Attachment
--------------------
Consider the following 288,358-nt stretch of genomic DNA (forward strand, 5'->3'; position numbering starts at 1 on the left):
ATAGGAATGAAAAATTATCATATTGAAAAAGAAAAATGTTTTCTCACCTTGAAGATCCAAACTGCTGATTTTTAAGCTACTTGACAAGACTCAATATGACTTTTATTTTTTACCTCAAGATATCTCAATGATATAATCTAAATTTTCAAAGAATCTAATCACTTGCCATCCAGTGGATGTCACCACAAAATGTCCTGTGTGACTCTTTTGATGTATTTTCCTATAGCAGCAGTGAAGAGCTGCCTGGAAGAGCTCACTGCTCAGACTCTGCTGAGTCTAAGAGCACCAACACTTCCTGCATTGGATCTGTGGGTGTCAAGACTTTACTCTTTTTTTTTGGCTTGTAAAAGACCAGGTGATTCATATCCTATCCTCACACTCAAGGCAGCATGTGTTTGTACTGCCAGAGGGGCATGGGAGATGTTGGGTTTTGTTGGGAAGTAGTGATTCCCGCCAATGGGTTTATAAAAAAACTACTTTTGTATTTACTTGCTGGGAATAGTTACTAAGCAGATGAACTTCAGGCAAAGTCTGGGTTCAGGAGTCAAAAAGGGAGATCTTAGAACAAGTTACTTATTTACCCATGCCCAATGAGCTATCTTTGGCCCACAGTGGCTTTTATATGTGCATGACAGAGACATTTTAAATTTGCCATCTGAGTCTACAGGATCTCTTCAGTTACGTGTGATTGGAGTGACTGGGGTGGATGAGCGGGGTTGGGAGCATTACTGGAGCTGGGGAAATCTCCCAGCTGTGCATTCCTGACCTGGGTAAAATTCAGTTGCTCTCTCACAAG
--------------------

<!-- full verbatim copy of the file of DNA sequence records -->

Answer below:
Consider the following 288,358-nt stretch of genomic DNA (forward strand, 5'->3'; position numbering starts at 1 on the left):
ATAGGAATGAAAAATTATCATATTGAAAAAGAAAAATGTTTTCTCACCTTGAAGATCCAAACTGCTGATTTTTAAGCTACTTGACAAGACTCAATATGACTTTTATTTTTTACCTCAAGATATCTCAATGATATAATCTAAATTTTCAAAGAATCTAATCACTTGCCATCCAGTGGATGTCACCACAAAATGTCCTGTGTGACTCTTTTGATGTATTTTCCTATAGCAGCAGTGAAGAGCTGCCTGGAAGAGCTCACTGCTCAGACTCTGCTGAGTCTAAGAGCACCAACACTTCCTGCATTGGATCTGTGGGTGTCAAGACTTTACTCTTTTTTTTTGGCTTGTAAAAGACCAGGTGATTCATATCCTATCCTCACACTCAAGGCAGCATGTGTTTGTACTGCCAGAGGGGCATGGGAGATGTTGGGTTTTGTTGGGAAGTAGTGATTCCCGCCAATGGGTTTATAAAAAAACTACTTTTGTATTTACTTGCTGGGAATAGTTACTAAGCAGATGAACTTCAGGCAAAGTCTGGGTTCAGGAGTCAAAAAGGGAGATCTTAGAACAAGTTACTTATTTACCCATGCCCAATGAGCTATCTTTGGCCCACAGTGGCTTTTATATGTGCATGACAGAGACATTTTAAATTTGCCATCTGAGTCTACAGGATCTCTTCAGTTACGTGTGATTGGAGTGACTGGGGTGGATGAGCGGGGTTGGGAGCATTACTGGAGCTGGGGAAATCTCCCAGCTGTGCATTCCTGACCTGGGTAAAATTCAGTTGCTCTCTCACAAG